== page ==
Presentation on theme: "SEARCH School Environment And Respiratory health of CHildren an international research project within the Indoor Air Quality in European Schools. Preventing."— Presentation transcript:
SEARCH School Environment And Respiratory health of CHildren an international research project within the Indoor Air Quality in European Schools. Preventing and reducing respiratory diseases Programme Péter Rudnai, Éva Vaskövi, Mihály János Varró, Margherita Neri, Éva Csobod National Institute of Environmental Health, Budapest, Hungary, Regional Environmental Center for Central and Eastern Europe, Country Office Hungary, Szentendre, Hungary
OBJECTIVES to identify the exposure level in combination with building characteristics and occupants behaviour and activities to evaluate the relationship between measured concentrations and possible emission sources to assess the childrens respiratory health to assess the associations between the school environment and the childrens (respiratory) health to make recommendations for improving the quality of school environment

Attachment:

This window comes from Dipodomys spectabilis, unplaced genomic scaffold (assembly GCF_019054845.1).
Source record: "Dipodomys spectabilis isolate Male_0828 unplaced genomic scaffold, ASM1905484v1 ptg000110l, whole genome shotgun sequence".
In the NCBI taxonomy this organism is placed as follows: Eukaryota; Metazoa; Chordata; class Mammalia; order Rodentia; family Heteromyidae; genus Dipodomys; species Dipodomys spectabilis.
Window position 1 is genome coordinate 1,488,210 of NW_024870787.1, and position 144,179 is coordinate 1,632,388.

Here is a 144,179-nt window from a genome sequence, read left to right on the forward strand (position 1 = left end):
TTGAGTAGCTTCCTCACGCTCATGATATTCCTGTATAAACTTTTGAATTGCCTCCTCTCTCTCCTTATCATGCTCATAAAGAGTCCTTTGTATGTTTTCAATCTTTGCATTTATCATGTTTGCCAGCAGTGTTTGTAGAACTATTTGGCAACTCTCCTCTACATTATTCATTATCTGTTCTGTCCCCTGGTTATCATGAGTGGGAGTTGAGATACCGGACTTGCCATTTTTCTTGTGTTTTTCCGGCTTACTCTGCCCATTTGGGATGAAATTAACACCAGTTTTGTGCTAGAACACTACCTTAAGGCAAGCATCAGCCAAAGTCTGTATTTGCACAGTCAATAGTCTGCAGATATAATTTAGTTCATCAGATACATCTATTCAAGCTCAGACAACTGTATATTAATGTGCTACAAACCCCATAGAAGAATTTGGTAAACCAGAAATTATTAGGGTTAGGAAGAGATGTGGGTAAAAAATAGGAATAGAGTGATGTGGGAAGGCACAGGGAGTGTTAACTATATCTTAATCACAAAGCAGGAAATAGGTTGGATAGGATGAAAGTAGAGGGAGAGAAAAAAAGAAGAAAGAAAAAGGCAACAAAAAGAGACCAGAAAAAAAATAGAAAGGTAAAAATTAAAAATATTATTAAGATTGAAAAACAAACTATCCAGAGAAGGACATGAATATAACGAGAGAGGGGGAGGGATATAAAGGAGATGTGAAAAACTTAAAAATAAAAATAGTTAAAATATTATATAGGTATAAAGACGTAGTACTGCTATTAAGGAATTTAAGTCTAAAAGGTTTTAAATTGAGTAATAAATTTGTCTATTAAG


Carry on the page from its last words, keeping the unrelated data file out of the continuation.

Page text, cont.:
STUDY DESIGN: cross-sectional Exposure assessment measurement of the indoor air quality in the school questionnaire on the class-room and the time spent there questionnaire on the school building and its maintenance questionnaire on the home environment Health assessment symptom questionnaire (cough, wheeze, asthma dg, allergy) with questions on confounding factors (environmental tobacco smoke, previous health problems, home environment, life-style and socio-economic status of the family, etc.) lung function measurement
ALBANIA BOSNIA - HERZEGOVINA HUNGARY ITALY SERBIA SLOVAKIA Coordination: REC and NIEH, Budapest PARTICIPATING COUNTRIES